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Can You Have Too Much Oil Pressure in a Chev 350???

Discussion in '1973-1991 K5 Blazer | Truck | Suburban' started by Dave1, Jan 17, 2003.

  1. Dave1

    Dave1 Registered Member

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    My 1986 GMC 3/4 4WD pick up with "M" series 350 runs with the 60lb oil pressure gauge pegged most of the time. When at hot idle the pressure will drop to 45 but will swing up and down from 45 to the peg in sharp spikes of pressure readings. As soon as you accelerate the oil pressure immediately pegs the 60lb guage.

    I run Castrol 10w30 or 30w. The engine was rebuilt before I bought it and it was mentioned that a high volumne oil pump had been installed when rebuilt. My questions are; what would cause the up/down swings in the pressure reading at idle and also is the extremely high oil pressure while running OK? Thanks, Dave
     
  2. BLZN4FN

    BLZN4FN 1/2 ton status

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    Hey Dave,
    First thing I would do is hook up a mechanical psi gauge
    to the motor to see what the motor is realy doing. Your oil
    psi maybe ok but you may have a bad gauge or a bad oil psi regulator.
    Hope this helps.
    Bo
    /forums/images/graemlins/thumb.gif
     
  3. zakk

    zakk 1/2 ton status

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    you could blow out the seals. i would do as the other post says to see if it really is at 60 psi.

    a rule of thumb is yu want 10lbs of pressure for each 1,000 rpm. i am a little below that, but it is just a gauge.
     
  4. WhiteWhomper

    WhiteWhomper 1/2 ton status

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    I'm running a Melling Hi-Pressure/Hi-Volume oil pump and when cold, my oil pressure can reach around 80 psi and normally runs about 55 - 65 psi even when warmed up. After a full day of trail running, the pressure will drop quite a bit even down to the 30 psi range, but I like having the extra pressure and volume since my motor is about worn out and I think the extra oil is all that stands in the way of a melt down. But for a motor in good condition, the 10 psi for every 1000 rpm has always been a good rule of thumb.
     
  5. rodzzilla

    rodzzilla 1/2 ton status

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    A friend of mine had a stock car a few years ago. He did the old stretch the pressure spring trick. First time he fired it up, he ran it up on the lift. Looked at the oil filter starting to swell /forums/images/graemlins/eek.gif /forums/images/graemlins/eek.gif. Luckily for him he was able to drop it down and shut it off before the filter burst. I think that was the last time he stretched a spring.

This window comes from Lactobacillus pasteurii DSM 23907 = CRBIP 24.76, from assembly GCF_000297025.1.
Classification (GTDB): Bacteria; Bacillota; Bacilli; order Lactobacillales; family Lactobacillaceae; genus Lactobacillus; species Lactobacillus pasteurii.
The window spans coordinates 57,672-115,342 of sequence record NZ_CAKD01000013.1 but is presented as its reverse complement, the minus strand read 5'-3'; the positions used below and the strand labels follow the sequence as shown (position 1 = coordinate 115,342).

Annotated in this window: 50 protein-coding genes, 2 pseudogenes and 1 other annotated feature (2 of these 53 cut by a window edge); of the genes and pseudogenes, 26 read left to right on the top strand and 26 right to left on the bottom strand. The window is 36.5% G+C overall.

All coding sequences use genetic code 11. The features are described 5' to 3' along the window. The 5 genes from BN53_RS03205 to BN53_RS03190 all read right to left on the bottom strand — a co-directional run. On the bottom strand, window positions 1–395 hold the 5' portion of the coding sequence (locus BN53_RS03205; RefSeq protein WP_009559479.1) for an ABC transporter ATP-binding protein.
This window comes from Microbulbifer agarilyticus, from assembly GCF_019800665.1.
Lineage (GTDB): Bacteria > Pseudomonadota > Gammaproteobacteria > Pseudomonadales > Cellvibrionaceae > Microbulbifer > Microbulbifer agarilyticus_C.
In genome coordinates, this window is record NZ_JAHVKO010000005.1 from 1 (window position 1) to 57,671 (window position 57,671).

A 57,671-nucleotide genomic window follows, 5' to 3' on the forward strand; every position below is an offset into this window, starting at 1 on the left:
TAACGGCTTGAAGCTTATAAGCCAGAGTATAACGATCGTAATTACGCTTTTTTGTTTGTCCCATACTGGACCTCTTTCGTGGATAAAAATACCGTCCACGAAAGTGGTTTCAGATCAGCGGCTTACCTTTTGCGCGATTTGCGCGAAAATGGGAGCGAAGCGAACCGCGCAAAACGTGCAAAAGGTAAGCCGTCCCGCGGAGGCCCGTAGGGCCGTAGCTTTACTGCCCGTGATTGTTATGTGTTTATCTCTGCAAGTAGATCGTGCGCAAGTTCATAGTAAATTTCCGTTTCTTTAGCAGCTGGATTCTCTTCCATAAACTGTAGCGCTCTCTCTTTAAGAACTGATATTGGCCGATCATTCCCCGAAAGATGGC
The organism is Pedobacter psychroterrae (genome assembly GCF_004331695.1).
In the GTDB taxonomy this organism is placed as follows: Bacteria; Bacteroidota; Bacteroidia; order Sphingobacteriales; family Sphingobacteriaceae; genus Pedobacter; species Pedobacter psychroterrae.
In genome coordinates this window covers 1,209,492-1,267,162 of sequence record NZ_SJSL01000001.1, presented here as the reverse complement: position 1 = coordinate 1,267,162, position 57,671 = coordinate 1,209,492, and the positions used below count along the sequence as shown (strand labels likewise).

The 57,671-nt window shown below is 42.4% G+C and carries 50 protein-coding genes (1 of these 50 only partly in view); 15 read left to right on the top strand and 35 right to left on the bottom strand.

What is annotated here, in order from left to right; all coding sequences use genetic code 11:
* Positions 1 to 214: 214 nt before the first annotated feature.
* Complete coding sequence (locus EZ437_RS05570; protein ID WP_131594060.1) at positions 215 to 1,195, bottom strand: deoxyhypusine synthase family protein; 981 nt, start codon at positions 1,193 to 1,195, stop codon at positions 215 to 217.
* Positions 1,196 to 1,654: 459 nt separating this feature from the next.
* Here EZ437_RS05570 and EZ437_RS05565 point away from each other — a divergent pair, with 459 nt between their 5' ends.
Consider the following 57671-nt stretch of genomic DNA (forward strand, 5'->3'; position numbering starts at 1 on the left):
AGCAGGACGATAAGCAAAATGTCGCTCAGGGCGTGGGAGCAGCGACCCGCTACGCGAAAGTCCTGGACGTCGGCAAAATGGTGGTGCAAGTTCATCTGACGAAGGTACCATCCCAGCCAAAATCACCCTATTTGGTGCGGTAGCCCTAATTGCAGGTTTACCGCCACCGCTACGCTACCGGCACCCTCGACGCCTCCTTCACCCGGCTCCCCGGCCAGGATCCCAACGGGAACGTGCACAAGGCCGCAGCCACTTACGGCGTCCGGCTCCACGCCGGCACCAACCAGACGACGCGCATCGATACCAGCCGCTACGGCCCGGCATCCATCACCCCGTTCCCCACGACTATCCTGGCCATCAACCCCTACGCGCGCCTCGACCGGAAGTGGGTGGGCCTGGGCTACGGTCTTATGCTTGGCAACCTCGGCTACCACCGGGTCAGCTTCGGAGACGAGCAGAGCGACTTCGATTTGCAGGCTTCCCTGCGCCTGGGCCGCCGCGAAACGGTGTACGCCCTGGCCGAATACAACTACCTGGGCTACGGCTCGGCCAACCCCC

6. rogerwilco71

    rogerwilco71 1/2 ton status

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    </font><blockquote><font class="small">In reply to:</font><hr />
    runs with the 60lb oil pressure gauge pegged most of the time

    [/ QUOTE ]
    Oh ya, I have so much oil pressure that I have limiting-straps on my valvecovers.
    I'd recommend the mechanical gauge too, and might as well throw the water temp gauge while you're at it...heck, it's probably cheaper to get the trio cluster that includes voltage. You'll find out more about how your engine is running that way because the Gremlins never talk.
    ....AND WELCOME TO COLORADO K5!
     
  7. Lonnie

    Lonnie 1/2 ton status

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    If the gauge is jerky, I would doubt the gauge or sender is operating properly. If the mechanical gauge confirms it is correct, I would recommend finding the 80# gauge &amp; sender from a 6.2 diesel pickup so at least you get a reading, not just somewhere above 60 pegged.

    You will not blow any seals other than the possibility of the oil filter gasket. This usually does not happen until above 100-120psi.

    You will have to worry about accelerated distributor/cam gear wear with high pressure (above 70 constant I would be concerned). The required pressure is 10# per 1000 rpm for a small block with a minimum of approx. 20# at idle.

    Chances are if it is above 60# (hot) then you have a high pressure pump or stuck relief valve in the pump. Your gauge reading will tell this, it will quickly reach a limit &amp; then quit rising. If it continues with RPM, the relief is likely stuck.

    If only 60#, do not worry, my high volume Melling pump holds 60 at anything above 1500 rpm &amp; has done this for years with no problems. Easy on the rpm when the engine is cold as pressure is really high then. You can also use thinner oil to lower pressure if it is excessive. Save the 20w50 for race cars, use 10w40 or even synthetic 5w50. You may even increase mileage a little.
     
  8. Dave1

    Dave1 Registered Member

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    Re: Why Didn\"t I Think of That???

    Thanks for the warm welcome. Actually I have been visiting this site and reading for some time. Have learned alot from you guys.

    A new guage pak it is. Will try to have one in place by the end of the weekend. My main concern is the up down swings of oil presure at idle. It will swing sharply up and down from 40-peg-40 which on the stock dash 60lb guage is about 1/3 of the guage face. It is bugging me cause you can't help but look at it and worry when it is jumping up and down like that. Almost seems like it is sucking air or the pick up is leaking or something..??? As soon as you touch the gas and add any RPM it immediately pegs the gauge and it stays pegged until you idle down again.

    Thanks for all of the replies. I'll add the mechanical guage and see what it looks like then.

    Dave1
    Winter Springs, Florida
    (Near Bikini Land)
     

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